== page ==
Brooke and Chef Keller — A Blend of Two Masters
Q & A with Brooke McDonnell, Co-founder & Master Roaster Equator Coffees & Teas
Creating a coffee blend for a chef like Thomas Keller is a fascinating process and a once-in-lifetime opportunity. In this interview Brooke McDonnell talks about the journey that resulted in these very special blends.
Brooke, you've worked for 12 years now with Thomas Keller. Tell me how a coffee roaster is like a chef.
Brooke McDonnell: The French epicure and gastronome Brillat Savarin said: 'Tell me what you eat, and I will tell you what you are.' I would extend that metaphor to coffee; there is an entire sensory world in each cup of coffee, just as there is in a meal. Both chefs and roasters must carry through a vision for an experience, which begins with the story of terroir. Both the chef and the roaster must let the ingredients speak their truths, while using their personal vision to coax them into harmonious balance. When I select, roast and brew coffee, I am telling a story of the microclimate of the specific region, interpreted by me, the roaster. My responsibility to the coffee and the coffee drinker is to bring out the full flavor characteristics of the coffee, letting the truth of its identity be spoken directly.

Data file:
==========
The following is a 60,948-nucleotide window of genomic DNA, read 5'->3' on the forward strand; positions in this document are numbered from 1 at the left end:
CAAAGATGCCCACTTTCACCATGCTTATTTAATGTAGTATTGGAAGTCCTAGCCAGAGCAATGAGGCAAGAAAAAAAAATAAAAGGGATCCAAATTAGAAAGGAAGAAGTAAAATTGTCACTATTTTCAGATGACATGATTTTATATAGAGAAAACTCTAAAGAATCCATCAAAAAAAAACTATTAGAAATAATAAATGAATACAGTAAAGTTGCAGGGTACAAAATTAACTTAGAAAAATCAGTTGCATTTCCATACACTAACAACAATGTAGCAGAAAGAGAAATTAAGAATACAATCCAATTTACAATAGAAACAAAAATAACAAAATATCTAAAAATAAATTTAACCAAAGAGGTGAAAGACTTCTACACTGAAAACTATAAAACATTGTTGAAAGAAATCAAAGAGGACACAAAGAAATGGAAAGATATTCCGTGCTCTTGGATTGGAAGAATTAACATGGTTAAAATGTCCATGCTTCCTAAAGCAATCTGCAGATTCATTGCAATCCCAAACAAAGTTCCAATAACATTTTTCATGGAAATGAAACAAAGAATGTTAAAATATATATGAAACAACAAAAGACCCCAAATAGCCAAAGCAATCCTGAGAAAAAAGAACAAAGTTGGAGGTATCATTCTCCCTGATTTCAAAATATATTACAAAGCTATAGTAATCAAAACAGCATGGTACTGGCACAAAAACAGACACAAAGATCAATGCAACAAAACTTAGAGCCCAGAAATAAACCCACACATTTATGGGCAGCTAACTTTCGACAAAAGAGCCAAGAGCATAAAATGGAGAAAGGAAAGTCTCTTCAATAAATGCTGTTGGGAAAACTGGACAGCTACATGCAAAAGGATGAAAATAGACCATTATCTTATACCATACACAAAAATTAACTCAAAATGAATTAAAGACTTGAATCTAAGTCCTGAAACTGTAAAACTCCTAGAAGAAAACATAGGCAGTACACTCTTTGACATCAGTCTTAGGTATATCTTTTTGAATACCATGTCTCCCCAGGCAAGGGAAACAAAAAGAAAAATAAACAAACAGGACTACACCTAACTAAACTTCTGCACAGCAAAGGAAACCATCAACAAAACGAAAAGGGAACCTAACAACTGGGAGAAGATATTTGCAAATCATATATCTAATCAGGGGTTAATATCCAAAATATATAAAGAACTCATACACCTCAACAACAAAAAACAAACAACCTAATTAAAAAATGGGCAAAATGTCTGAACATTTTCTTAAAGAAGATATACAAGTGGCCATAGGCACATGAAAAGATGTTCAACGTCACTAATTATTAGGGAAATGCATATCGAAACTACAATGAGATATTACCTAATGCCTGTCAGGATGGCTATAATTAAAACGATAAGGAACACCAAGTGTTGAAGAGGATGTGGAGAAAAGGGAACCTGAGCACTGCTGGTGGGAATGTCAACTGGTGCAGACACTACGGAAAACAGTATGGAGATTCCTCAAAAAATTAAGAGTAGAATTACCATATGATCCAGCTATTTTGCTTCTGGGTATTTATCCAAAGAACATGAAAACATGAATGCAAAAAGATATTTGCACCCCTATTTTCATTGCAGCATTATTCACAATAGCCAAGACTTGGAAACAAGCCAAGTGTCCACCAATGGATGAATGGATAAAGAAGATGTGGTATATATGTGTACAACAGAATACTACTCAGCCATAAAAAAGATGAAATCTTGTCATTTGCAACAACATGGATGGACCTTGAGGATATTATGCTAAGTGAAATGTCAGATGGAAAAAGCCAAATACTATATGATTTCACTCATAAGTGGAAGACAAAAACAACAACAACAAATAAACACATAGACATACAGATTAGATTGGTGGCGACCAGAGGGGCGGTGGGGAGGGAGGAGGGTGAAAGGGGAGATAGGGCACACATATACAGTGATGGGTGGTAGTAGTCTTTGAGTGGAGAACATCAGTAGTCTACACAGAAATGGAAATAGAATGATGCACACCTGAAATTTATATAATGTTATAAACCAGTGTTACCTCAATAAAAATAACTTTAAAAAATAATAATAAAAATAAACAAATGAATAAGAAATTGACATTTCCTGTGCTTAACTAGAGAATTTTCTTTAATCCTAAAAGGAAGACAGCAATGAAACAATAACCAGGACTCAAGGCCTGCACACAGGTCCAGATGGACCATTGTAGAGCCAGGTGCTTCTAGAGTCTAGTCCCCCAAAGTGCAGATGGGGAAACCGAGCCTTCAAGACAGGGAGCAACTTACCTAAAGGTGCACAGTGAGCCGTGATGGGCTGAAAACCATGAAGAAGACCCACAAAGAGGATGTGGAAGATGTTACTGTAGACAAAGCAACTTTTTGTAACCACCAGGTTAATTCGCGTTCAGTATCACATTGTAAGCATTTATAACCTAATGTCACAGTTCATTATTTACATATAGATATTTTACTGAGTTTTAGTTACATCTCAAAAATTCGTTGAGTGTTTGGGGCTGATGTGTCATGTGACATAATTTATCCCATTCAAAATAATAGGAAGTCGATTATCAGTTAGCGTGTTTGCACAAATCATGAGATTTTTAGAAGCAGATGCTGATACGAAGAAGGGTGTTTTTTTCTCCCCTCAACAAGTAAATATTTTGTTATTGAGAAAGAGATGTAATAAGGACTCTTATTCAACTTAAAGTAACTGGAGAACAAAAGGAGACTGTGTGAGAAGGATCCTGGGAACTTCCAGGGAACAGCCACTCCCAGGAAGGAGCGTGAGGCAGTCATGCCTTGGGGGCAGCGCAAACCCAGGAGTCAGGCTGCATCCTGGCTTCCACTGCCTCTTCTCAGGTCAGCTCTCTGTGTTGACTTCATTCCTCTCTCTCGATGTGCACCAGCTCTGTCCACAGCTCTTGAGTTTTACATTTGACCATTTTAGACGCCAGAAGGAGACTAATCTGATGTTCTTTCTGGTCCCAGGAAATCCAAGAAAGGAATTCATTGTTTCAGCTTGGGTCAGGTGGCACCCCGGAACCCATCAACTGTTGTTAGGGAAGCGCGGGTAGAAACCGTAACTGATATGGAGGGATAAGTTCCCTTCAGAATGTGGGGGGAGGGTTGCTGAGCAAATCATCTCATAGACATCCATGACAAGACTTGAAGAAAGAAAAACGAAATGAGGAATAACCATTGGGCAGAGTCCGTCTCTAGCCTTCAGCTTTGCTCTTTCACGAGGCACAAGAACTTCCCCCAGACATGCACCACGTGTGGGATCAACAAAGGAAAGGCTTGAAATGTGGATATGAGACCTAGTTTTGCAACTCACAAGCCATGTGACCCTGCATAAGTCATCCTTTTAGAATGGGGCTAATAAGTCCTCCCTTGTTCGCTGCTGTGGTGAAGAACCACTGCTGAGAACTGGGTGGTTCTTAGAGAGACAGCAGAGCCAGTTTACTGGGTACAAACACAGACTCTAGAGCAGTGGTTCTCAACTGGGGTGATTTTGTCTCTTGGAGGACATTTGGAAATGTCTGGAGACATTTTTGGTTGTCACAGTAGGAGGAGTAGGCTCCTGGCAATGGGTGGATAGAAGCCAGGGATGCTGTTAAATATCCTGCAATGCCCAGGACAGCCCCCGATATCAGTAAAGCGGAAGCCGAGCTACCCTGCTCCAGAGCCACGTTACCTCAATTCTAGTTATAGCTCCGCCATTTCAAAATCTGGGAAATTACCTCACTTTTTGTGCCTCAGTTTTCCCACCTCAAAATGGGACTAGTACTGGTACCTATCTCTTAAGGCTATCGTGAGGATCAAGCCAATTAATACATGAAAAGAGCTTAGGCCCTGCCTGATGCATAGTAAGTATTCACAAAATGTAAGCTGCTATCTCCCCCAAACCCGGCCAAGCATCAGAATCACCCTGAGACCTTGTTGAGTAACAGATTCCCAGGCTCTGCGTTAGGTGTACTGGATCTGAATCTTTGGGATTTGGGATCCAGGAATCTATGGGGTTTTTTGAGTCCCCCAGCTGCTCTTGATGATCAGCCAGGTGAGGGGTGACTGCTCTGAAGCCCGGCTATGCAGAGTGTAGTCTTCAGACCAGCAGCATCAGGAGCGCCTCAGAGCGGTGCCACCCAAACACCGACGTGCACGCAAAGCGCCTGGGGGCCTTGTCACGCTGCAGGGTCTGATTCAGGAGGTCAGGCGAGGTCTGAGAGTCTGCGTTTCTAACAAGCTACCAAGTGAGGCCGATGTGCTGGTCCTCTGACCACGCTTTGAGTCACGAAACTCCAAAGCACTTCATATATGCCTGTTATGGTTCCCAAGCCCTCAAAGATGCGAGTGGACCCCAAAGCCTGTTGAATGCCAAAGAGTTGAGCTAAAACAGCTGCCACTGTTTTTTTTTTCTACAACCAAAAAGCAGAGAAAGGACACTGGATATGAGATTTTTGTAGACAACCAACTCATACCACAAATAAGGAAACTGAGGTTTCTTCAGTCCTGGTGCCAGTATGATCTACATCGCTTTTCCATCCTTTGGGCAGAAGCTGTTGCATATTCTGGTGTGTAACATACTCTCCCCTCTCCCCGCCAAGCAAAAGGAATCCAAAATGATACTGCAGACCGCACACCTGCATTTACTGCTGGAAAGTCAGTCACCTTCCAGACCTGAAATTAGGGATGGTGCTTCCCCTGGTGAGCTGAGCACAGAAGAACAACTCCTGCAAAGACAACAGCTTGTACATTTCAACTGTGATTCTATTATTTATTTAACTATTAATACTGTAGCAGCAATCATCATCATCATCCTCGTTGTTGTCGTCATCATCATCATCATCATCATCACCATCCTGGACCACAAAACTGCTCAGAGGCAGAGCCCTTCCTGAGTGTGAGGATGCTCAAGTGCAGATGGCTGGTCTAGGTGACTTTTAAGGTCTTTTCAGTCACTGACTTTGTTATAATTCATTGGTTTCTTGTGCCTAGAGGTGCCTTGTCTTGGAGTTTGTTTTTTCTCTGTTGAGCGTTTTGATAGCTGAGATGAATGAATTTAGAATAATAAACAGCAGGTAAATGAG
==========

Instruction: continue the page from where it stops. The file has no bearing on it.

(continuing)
Like a chef, I start with deep knowledge of my ingredients, select them carefully, and treat them both with respect and with a great sense of adventure. I envision the flavor palate of coffee origins like a spice rack. Each ingredient in each distinct coffee plays a role in the coffee's final flavor. Each coffee region has very different characteristics that I work with to create the final profile.
When a chef begins to cook the components of a dish, the heat changes the chemistry of the food. The sugars caramelize and create layers of flavor. This is the same thing that happens to the bean during the roasting process. As I peel back the layers of flavor during the roasting and cupping process, I note the effect the heat has had on the coffee beans. There are a thousand ways to deconstruct a coffee bean into its ultimate flavor profile! Like a chef, I am strict about this specific dimension of preparation. I start with a light roast evaluation because a light roasted coffee is entirely unforgiving. With a light roast I experience the full flavor of the coffee without any filter.